And Then There Was Science 2016-11-09T02:17:11+00:00

Science.  The garlic to most online vision improvement vampires (of your wallet and sanity).  You won’t find many links to Google Scholar and clinical studies and optometry journal articles on most vision improvement sites.  Why?

We wont dare to speculate (or speak ill of the unicorn farmers).  But here you will find discussion about vision biology, about discoveries in optometry science, and many studies and articles relevant to understanding myopia and your eyesight.

Is Going Outside The “Cure” For Myopia?

Go outside, don't end up with glasses.  Or so some will tell you.  Any truth to this?There was quite a bit of media coverage recently, about another circle jerk of a poorly designed study, taken out of reasonable context, turned into the soundbite of "go outside, don't need glasses"."There were some studies suggesting the protective effect of outdoor time in the development of myopia, but most of this evidence is from cross-sectional studies (survey) data that suggest 'association' instead of [...]

By |Science, Video|

Contrast Sensitivity

Written By DespinaContributing OptometristIf you have been doing the program for a while now you will be familiar with the Snellen letter chart and your visual acuities, and the significance of measuring your visual acuity in different ambient lighting conditions. You will have practiced active focus at different times of day, and noticed the vast effect that ambient lighting has on your vision and focusing ability.The Snellen chart was developed by the Dutchman, Dr Herman Snellen, in 1862, primarily for [...]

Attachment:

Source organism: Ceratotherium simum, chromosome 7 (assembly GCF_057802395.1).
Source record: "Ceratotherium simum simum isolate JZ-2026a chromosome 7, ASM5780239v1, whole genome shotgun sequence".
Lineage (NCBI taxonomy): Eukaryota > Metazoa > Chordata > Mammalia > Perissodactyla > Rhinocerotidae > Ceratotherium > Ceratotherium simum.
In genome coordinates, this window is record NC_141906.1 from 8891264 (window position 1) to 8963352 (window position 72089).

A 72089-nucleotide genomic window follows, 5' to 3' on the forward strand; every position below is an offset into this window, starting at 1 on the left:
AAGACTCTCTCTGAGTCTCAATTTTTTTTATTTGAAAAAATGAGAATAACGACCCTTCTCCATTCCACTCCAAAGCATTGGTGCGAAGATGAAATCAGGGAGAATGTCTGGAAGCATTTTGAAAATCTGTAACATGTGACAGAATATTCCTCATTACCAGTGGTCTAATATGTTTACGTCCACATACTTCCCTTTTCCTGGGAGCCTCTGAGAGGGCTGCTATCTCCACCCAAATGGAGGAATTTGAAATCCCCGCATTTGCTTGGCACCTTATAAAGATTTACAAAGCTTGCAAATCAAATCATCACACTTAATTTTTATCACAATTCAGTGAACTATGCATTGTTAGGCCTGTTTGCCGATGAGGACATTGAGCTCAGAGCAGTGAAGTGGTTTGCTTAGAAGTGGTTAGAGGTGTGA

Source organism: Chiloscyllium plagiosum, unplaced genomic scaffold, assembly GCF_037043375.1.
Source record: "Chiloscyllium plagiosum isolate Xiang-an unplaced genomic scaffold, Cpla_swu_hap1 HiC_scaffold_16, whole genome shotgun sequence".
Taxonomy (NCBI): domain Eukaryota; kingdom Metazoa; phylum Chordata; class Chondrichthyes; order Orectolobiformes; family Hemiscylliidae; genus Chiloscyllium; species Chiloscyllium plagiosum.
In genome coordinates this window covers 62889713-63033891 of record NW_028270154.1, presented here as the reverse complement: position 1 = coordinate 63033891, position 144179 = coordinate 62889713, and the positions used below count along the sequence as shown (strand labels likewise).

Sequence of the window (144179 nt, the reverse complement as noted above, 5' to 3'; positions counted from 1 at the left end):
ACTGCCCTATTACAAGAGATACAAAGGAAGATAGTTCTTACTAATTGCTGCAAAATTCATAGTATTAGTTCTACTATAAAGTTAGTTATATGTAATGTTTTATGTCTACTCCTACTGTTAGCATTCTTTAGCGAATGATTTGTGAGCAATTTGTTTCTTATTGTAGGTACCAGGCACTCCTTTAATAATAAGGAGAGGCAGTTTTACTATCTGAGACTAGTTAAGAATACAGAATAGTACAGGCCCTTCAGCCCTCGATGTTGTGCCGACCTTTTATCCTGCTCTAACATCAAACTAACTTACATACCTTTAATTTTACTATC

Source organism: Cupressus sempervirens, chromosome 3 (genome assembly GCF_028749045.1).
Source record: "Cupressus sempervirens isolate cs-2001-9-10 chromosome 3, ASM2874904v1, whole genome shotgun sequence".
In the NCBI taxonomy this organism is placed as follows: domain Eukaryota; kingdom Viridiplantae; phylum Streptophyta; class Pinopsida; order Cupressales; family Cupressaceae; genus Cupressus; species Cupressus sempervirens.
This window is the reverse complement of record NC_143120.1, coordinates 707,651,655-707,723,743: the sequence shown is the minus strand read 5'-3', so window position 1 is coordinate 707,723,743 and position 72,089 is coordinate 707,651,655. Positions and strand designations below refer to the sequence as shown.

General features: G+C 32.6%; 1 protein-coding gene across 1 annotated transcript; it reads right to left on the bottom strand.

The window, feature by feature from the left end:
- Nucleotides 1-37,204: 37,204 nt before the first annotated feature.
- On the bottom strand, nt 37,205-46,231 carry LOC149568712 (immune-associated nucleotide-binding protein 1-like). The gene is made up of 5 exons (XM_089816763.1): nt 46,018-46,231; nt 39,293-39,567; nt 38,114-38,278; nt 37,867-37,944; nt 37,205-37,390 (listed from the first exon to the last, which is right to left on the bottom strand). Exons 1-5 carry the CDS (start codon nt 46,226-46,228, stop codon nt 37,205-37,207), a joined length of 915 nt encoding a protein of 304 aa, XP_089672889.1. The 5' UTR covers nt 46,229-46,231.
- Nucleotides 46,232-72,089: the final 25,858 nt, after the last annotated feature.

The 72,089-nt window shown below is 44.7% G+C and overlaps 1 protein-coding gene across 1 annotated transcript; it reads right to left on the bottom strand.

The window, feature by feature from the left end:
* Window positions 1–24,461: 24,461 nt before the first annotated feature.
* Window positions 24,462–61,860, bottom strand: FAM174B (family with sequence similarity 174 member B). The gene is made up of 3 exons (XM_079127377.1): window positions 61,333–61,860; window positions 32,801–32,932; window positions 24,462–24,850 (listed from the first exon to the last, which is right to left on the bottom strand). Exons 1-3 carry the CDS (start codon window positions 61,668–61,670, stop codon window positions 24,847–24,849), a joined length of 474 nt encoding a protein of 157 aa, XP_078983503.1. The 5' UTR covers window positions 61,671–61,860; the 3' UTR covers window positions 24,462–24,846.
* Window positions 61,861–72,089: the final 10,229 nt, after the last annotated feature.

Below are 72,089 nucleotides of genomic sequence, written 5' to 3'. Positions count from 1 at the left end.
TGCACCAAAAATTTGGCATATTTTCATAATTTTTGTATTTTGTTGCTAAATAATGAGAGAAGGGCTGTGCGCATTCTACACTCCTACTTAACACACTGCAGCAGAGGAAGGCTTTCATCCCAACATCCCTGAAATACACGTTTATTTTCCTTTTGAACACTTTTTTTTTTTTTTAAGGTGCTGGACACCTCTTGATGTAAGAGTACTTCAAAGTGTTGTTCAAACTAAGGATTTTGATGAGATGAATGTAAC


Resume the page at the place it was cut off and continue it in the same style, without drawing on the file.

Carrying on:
By |How To's, Science|

Three Mammals and a Bird

Written By DespinaContributing OptometristNote:  This post is supplemental to the discussion of eyeball axial change going both ways, the key premise of natural myopia reversal.The marmoset monkey, the rhesus macaque, the treeshrew and a chick.  First common factor: they are all vertebrates. Second common factor: they are all diurnal, ie. they are awake in daylight hours. Three are, like us, mammals, and one is a bird. And the basic anatomy of their eyes is the same. The cornea, the iris, [...]

By |Science|

Eyes in Various Species Can Shorten to Compensate for Myopic Defocus

This is probably the single most important bit of published science, on the topic of natural myopia control, and a hint as to why our method here works so shockingly effectively.Purpose.: We demonstrated that eyes of young animals of various species (chick, tree shrew, marmoset, and rhesus macaque) can shorten in the axial dimension in response to myopic defocus.Methods.: Chicks wore positive or negative lenses over one eye for 3 days. Tree shrews were measured during recovery from induced myopia after 5 [...]

By |Science|

Geeks! “Retina Its Own Sensorimotor Apparatus”

We're going to get super far off the regular corse today.   If you're just here to get simple and actionable insights on natural myopia control, this post isn't the droid you're looking for.  Inspiration for this delving-into-things post, from Andrea's e-mail: text version for easier legibility:   Hi Jake,   Wow. Although I am obviously super-expressive, I can hardly even begin to express how much this course has meant to me.     And it's only the end of my [...]

By |Bates Method, Science|

Study: Bifocal Contact Lenses For Myopia Control

Bi-focal contact lens study:  72% reduction in myopia progression.  80% reduction in the rate of axial elongation.YES.  More mainstream science proving that myopia isn't the uncontrollable lens-selling, profit pooping monster, which the optic shop sales minion will describe to you in all sort of lurid detail.  Feast your eyes upon this one:Bifocal contacts control myopia progression better than multifocal spectaclesAller TA, et al. Optom Vis Sci. 2016;doi:10.1097/OPX.0000000000000808.March 29, 2016In the CONTROL study, distance center bifocal contact lenses offered greater control over myopia progression and axial [...]

By |Science|

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